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Before posting this, I have spent the past 4 days tirelessly investigating the Internet and the different Stack Exchange websites on how to correctly implement the Unit of Work pattern and Unit Test it using MVC 5 + EF 6.1. So far, the implementation I manage to make it work was this one.

Here's the actual problem:

I am lifting all the lookups of the Database to the Unit of Work (as I've understood). I have a repository called "TournamentRepository" which derives from a GenericRepository with the generic methods. In the example above, it uses a neat trick on implementing statics as extensions so we don't need to create new Interfaces for each new Repository.

  public static async Task<bool> IsUserRegisteredInTournament(this IGenericRepository<PGTournament> tournamentRepository, string tournamentUrl, string userId)
        {
            return await tournamentRepository.Get().Select(x => x.Participants.Where(y => y.UserId == userId))
                .AnyAsync();
        }

What I want to emphasize is the Get() method. I want to know if it is a leaky abstraction.

It is actually from the following:

public class GenericRepository<TEntity>: IGenericRepository<TEntity> where TEntity:class
    {
        private readonly IDbSet<TEntity> _iDbSet;
        private readonly DbSet<TEntity> _dbSet;
        //protected IDbSet<TEntity> Entities { get; set; }


        public GenericRepository(IDbRepositories dbRepositories)
        {
            _iDbSet = dbRepositories.Set<TEntity>();
            _dbSet = dbRepositories.SetDb<TEntity>();
        }
                public IDbSet<TEntity> Get()
    {
        return _iDbSet;
    }

    public async Task<TEntity> FindAsync(int id)
    {
        return await _iDbSet.FindAsync(id);
    }

    public async Task<IEnumerable<TEntity>> GetAllAsync()
    {
        return await _iDbSet.ToListAsync();
    }

    public TEntity SingleOrDefault(Expression<Func<TEntity, bool>> predicate)
    {
        return _iDbSet.SingleOrDefault(predicate);
    }

    public void Add(TEntity entity)
    {
        _iDbSet.Add(entity);
    }

    public void AddRange(IEnumerable<TEntity> entities)
    {
        _dbSet.AddRange(entities);
    }

    public void Remove(TEntity entity)
    {
        _iDbSet.Remove(entity);
    }

    public void RemoveRange(IEnumerable<TEntity> entities)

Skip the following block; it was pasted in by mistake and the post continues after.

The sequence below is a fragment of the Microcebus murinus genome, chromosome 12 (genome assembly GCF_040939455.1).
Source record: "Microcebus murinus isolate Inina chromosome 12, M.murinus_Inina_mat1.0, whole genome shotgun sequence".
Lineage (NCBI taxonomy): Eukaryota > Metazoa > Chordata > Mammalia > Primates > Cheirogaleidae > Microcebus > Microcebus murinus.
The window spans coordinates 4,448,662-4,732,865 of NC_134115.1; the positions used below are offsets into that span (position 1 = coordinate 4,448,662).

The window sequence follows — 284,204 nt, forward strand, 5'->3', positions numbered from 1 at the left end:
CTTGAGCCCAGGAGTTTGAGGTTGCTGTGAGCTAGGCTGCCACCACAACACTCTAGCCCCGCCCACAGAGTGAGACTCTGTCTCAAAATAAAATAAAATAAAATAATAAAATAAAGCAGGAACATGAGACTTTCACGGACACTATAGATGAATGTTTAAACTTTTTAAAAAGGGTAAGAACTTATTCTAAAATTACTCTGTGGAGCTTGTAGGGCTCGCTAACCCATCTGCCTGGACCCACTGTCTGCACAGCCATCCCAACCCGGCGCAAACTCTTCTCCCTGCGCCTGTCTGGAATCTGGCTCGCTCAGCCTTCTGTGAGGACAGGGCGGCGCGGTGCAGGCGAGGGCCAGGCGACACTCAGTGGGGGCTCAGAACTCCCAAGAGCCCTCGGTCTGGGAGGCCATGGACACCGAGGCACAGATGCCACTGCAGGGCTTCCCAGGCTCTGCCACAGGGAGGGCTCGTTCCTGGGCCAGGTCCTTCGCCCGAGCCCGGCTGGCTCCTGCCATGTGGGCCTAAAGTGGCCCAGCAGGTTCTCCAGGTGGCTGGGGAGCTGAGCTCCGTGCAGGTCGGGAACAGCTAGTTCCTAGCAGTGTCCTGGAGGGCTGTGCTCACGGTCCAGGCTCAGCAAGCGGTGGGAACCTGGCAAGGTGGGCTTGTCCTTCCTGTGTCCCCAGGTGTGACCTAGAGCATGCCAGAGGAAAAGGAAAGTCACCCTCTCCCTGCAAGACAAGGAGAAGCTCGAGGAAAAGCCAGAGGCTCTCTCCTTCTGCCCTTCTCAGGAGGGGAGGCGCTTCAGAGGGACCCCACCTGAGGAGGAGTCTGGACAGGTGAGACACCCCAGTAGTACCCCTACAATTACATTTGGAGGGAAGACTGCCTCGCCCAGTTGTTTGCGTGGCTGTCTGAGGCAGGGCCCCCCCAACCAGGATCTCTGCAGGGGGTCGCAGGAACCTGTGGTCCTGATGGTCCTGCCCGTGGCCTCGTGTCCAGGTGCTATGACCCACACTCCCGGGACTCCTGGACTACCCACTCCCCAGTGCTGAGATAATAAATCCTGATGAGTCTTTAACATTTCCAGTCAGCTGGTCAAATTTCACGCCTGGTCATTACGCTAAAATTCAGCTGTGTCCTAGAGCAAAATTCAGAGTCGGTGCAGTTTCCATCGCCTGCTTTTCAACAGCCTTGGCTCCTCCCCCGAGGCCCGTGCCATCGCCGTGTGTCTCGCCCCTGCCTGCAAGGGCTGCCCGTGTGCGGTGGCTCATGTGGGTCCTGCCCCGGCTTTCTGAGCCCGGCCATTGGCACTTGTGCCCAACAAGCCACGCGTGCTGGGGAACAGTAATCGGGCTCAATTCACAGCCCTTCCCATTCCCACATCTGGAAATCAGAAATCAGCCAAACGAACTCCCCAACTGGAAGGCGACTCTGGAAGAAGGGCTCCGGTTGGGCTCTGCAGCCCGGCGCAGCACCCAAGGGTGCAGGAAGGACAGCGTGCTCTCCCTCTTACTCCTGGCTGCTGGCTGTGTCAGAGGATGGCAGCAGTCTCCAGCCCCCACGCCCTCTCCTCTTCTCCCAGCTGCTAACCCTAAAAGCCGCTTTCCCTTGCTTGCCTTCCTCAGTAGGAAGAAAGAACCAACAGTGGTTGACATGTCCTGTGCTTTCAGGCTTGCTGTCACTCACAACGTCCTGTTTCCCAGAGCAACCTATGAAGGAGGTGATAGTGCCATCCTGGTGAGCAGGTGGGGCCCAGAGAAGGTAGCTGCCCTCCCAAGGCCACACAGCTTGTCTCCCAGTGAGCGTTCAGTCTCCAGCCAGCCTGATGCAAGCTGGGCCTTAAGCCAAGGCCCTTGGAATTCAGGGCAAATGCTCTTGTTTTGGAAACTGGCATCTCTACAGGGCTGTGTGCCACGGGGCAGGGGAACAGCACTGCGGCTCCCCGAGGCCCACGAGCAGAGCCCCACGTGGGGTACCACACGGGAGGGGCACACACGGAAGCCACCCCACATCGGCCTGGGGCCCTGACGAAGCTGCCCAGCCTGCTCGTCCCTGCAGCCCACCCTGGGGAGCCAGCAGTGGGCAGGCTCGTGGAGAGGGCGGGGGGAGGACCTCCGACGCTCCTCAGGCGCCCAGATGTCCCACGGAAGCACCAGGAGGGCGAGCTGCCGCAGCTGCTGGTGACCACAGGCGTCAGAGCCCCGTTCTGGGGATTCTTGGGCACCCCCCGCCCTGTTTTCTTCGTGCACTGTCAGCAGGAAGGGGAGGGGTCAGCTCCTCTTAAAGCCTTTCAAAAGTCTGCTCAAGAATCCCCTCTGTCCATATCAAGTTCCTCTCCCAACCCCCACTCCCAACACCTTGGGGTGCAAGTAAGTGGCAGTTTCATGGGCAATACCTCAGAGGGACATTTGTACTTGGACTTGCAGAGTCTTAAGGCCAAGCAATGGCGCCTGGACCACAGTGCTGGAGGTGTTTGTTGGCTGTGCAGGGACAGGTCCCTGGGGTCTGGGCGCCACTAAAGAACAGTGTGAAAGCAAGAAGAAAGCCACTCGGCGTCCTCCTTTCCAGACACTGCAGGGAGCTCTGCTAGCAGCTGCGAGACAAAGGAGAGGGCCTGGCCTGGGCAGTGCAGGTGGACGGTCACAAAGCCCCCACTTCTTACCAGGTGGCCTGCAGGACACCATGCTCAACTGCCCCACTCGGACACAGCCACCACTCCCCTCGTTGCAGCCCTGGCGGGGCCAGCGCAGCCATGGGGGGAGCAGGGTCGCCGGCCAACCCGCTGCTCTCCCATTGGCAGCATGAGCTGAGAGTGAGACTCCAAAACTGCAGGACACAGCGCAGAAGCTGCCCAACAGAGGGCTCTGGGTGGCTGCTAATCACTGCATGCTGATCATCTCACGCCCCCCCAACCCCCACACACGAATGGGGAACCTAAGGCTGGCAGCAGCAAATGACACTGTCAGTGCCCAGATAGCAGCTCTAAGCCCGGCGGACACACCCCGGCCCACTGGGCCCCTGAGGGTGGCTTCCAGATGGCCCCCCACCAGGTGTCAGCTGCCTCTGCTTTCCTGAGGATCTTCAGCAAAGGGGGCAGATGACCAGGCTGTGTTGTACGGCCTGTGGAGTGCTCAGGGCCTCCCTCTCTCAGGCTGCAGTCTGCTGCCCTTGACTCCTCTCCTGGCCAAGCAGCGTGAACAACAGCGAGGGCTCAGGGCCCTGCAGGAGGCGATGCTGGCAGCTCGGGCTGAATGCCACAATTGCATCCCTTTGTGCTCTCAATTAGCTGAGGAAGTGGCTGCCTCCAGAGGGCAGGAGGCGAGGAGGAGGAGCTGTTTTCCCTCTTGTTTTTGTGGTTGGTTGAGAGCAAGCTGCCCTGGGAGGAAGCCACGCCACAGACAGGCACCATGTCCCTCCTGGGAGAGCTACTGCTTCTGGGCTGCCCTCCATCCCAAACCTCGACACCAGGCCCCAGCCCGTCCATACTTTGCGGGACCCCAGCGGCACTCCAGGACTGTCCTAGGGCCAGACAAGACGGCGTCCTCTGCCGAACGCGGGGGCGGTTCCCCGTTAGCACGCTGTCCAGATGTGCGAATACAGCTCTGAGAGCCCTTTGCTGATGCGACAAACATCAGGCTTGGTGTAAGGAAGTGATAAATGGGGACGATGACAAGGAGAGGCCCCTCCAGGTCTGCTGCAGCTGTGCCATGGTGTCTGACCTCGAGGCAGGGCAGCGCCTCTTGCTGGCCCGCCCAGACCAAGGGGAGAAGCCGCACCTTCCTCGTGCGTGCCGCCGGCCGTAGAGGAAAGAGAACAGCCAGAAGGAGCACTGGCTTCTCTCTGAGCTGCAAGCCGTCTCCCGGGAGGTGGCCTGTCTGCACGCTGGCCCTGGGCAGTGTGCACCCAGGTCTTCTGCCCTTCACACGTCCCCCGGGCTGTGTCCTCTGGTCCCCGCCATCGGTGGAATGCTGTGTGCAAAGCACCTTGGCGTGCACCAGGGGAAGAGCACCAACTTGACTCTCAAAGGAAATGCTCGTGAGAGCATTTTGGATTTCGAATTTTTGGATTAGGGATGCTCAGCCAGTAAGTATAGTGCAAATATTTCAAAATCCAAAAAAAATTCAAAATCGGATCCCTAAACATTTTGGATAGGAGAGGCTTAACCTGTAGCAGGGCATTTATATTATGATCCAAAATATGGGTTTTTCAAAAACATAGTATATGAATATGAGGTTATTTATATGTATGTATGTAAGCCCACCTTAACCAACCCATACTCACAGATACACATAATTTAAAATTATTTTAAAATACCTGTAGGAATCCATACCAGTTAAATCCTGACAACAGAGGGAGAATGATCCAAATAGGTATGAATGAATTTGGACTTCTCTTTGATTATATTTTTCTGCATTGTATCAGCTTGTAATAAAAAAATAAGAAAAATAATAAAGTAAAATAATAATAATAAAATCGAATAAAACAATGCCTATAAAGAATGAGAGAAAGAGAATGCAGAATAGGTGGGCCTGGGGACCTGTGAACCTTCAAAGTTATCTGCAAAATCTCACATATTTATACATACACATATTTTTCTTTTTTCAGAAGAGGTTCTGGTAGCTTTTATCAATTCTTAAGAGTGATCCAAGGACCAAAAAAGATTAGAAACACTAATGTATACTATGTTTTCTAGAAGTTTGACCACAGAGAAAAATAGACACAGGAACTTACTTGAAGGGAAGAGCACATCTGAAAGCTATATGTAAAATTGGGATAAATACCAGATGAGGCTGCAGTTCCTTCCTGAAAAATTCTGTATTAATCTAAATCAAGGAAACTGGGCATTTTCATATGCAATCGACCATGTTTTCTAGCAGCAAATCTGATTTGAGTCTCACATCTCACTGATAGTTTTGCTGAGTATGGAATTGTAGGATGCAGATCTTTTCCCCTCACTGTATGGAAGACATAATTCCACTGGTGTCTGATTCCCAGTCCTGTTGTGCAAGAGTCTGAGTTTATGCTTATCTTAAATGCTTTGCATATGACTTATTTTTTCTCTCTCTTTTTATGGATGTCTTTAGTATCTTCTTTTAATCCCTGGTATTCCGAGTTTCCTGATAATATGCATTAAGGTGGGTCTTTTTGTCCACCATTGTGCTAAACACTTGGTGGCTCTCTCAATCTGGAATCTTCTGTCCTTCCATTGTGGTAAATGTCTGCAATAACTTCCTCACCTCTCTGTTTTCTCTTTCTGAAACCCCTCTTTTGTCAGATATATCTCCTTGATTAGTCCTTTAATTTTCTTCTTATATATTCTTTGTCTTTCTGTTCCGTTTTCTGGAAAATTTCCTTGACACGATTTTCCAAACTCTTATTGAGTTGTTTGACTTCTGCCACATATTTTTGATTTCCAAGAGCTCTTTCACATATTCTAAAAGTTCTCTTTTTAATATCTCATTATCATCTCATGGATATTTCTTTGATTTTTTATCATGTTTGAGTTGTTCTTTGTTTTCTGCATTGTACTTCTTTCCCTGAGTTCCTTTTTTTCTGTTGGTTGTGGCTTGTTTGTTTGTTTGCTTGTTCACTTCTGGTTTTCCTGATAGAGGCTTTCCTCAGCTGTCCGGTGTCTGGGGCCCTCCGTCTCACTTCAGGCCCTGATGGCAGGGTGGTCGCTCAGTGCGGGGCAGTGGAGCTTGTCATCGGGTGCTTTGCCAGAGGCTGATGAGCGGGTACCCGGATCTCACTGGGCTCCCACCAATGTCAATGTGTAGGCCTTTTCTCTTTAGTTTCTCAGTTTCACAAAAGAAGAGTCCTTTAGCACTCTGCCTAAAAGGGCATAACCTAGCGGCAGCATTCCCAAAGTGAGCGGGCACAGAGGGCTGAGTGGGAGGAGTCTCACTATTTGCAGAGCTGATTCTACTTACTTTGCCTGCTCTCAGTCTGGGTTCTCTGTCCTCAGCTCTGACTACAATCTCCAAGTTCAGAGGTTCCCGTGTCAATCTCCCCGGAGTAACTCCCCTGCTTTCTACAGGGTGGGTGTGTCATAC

{
        _dbSet.RemoveRange(entities);
    }

    /*
     * 
     * Creates a wrapper for Entity Framework's Select Method
     */
    public IQueryable<T> Select<T>(Func<TEntity, T> func ) where T: class 
    {
       return _iDbSet.Select(func).AsQueryable();
    }


    }

Whenever I've tried to do a Select at the repository, I would get no IntelliSense because the object is layered through the interface.

public interface IGenericRepository<TEntity> where TEntity : class
    {
        IDbSet<TEntity> Get();
        Task<IEnumerable<TEntity>> GetAllAsync();
        Task<TEntity> FindAsync(int id);

        // This method was not in the videos, but I thought it would be useful to add.
        TEntity SingleOrDefault(Expression<Func<TEntity, bool>> predicate);

        void Add(TEntity entity);
        void AddRange(IEnumerable<TEntity> entities);

        void Remove(TEntity entity);
        void RemoveRange(IEnumerable<TEntity> entities);

    }

I tried implementing my own Select. The only problem was when I tried to unit test and I ran an Async() method. For unit testing an Async() method, we should follow this.

Unfortunately, I was returning an IQueryable<T> and it did not go through all the conversions that MS does in their TestDbAsyncQueryProvider.

After hours of banging my head, I figured out that I could return the IDbSet<> and do the Select manually.

I rebranded the Get() method for it to return the current IDbSet<>.

Another note

You may have seen that I have a DbSet<> and an IDbSet<>. The reason is (hope you can correct me if I'm wrong), is that RemoveRange and AddRange lack this implementation in IDbSet<> (which I'm using for unit testing, if not, I would receive the un-overridable error for the property not being virtual). So for me, the only way was to actually get the Entity and pass it as both IDbSet and DbSet.

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  • 1
    \$\begingroup\$ By the looks of it, it seems you use Entity Framework and wrap it inside your own repository. Since EF itself implements both the repository pattern and UnitOfWork this just adds code. I'd create a basic DbContext that implements IMyDbContext, which exposes the tables as IDbSet<> and then put ´IsUserRegisteredInTournament()´ in a business layer that can be properly tested \$\endgroup\$ – Mattias Åslund Apr 20 '16 at 14:46